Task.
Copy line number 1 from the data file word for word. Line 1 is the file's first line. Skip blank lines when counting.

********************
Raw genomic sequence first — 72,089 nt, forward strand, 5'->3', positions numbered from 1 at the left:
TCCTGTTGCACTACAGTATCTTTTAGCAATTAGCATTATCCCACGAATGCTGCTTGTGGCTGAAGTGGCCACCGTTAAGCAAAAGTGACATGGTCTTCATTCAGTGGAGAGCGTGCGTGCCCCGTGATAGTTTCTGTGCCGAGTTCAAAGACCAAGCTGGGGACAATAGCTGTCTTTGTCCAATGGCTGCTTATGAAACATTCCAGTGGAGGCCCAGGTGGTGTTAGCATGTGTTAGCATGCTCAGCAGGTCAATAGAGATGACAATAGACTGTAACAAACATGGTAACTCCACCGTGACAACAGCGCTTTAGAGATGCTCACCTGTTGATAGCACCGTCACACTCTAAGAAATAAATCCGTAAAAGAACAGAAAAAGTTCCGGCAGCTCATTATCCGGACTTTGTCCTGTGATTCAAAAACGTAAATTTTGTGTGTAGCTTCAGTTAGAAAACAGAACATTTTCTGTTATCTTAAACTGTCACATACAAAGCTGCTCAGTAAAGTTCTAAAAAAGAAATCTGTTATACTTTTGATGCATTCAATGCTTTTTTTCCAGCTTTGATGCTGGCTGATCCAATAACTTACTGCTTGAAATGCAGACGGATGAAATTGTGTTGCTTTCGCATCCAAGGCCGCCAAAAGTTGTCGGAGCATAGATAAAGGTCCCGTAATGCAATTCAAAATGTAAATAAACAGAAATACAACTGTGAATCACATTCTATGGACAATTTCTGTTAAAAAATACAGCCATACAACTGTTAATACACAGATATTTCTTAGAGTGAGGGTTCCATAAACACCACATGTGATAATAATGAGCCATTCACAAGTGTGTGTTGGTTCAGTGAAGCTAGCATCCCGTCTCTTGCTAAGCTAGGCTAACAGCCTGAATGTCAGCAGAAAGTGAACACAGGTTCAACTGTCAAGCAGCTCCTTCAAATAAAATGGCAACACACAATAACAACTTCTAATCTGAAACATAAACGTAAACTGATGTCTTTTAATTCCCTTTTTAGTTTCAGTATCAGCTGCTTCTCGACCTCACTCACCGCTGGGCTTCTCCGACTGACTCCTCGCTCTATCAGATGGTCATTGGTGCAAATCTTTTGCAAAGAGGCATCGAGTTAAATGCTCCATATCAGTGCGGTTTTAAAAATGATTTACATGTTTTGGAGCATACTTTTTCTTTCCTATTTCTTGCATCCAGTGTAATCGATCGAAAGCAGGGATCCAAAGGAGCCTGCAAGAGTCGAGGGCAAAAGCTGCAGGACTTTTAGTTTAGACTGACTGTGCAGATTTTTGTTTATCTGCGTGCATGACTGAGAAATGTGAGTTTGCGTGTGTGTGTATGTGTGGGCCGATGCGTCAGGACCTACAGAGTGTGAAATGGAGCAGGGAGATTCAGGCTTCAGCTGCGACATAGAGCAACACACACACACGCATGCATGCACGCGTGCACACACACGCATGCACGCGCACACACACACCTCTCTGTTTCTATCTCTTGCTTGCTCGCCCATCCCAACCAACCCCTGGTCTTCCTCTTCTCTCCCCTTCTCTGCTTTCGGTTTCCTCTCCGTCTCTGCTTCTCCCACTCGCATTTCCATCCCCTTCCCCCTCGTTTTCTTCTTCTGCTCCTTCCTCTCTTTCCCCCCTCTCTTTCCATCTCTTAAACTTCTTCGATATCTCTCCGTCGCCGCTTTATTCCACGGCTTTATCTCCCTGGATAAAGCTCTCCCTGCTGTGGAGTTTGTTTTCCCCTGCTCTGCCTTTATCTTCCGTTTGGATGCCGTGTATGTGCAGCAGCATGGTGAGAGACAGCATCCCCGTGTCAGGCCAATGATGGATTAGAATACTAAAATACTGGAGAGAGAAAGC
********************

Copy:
Raw genomic sequence first — 72,089 nt, forward strand, 5'->3', positions numbered from 1 at the left: